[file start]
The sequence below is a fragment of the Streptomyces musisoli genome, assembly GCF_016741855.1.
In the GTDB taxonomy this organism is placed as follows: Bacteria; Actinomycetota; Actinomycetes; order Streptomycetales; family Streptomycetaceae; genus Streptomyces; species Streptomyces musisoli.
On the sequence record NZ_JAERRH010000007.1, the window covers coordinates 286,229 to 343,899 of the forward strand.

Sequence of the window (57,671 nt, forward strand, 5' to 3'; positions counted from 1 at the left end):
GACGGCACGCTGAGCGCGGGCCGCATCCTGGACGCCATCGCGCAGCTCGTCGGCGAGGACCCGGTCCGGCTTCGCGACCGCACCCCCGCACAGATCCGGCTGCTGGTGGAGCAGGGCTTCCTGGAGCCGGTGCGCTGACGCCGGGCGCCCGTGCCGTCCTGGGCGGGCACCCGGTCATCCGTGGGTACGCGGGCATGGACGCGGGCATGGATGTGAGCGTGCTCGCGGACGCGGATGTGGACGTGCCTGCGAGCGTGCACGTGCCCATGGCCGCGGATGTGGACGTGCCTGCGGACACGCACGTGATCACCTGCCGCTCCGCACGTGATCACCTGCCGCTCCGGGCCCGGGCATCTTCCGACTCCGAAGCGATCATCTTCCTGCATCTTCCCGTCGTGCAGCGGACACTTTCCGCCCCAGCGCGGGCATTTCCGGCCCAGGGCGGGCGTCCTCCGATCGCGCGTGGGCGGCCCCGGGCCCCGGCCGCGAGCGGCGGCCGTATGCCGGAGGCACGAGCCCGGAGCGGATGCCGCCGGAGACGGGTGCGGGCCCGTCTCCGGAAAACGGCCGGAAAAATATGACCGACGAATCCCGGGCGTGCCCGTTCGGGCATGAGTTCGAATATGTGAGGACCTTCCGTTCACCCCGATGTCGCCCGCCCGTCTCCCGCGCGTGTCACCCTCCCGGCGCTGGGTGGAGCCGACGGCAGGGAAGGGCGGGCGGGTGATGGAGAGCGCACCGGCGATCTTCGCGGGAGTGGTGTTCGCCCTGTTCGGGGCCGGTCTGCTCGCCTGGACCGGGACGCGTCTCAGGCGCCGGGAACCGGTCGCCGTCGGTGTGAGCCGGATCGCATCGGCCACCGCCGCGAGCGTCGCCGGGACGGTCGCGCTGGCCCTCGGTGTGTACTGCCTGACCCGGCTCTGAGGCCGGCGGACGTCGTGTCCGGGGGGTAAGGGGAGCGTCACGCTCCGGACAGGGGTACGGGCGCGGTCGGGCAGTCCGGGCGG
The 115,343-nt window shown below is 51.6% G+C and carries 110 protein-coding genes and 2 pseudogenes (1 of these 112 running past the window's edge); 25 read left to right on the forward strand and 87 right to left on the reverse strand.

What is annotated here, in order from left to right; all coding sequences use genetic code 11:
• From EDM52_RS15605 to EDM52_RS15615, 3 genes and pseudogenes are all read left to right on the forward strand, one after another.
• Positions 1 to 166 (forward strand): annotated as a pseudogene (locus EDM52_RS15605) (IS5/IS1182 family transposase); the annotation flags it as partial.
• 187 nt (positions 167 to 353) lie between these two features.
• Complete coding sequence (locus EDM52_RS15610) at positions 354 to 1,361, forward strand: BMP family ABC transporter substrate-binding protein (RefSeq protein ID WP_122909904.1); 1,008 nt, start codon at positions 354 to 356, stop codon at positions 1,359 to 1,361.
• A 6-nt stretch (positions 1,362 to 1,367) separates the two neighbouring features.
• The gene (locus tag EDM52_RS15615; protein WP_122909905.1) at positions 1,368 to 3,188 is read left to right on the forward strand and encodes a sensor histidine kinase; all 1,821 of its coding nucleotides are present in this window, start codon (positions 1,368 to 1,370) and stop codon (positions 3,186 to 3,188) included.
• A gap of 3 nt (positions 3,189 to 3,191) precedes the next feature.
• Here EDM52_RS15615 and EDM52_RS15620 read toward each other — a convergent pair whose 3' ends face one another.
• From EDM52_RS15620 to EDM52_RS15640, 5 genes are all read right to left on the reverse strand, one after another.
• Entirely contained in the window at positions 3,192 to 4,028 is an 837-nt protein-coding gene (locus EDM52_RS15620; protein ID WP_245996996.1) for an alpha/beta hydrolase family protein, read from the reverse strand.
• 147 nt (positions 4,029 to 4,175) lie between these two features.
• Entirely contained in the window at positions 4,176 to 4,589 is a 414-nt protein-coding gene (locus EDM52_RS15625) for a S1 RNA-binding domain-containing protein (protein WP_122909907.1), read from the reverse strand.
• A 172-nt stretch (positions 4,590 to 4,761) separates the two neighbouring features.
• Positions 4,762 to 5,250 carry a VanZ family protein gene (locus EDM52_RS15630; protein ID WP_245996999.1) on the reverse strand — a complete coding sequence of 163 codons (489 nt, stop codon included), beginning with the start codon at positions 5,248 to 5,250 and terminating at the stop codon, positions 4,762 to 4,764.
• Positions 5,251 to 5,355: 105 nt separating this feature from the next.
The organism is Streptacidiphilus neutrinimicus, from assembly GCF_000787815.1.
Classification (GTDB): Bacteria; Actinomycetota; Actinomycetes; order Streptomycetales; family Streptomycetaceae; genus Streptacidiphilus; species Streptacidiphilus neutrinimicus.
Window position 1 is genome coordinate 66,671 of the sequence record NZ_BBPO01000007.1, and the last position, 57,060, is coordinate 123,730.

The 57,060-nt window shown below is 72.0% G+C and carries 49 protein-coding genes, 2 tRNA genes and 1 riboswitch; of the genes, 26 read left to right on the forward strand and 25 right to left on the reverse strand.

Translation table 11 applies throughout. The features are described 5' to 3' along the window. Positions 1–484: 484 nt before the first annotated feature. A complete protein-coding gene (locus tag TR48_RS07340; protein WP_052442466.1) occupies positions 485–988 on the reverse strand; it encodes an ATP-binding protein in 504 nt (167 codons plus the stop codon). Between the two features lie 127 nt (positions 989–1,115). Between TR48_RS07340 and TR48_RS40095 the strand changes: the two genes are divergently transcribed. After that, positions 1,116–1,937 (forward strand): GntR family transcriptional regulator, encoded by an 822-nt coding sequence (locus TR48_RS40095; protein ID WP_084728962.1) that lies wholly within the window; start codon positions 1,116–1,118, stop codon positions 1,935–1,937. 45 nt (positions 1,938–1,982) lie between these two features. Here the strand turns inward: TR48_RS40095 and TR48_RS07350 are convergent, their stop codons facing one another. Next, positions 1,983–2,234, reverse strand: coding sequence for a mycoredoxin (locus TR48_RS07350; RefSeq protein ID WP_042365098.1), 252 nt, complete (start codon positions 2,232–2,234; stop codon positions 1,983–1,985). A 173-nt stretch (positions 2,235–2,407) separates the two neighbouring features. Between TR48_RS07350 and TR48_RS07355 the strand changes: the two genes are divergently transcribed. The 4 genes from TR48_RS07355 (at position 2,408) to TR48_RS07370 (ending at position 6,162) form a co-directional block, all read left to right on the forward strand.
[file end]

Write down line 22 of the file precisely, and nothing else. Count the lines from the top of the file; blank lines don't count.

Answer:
• Positions 5,251 to 5,355: 105 nt separating this feature from the next.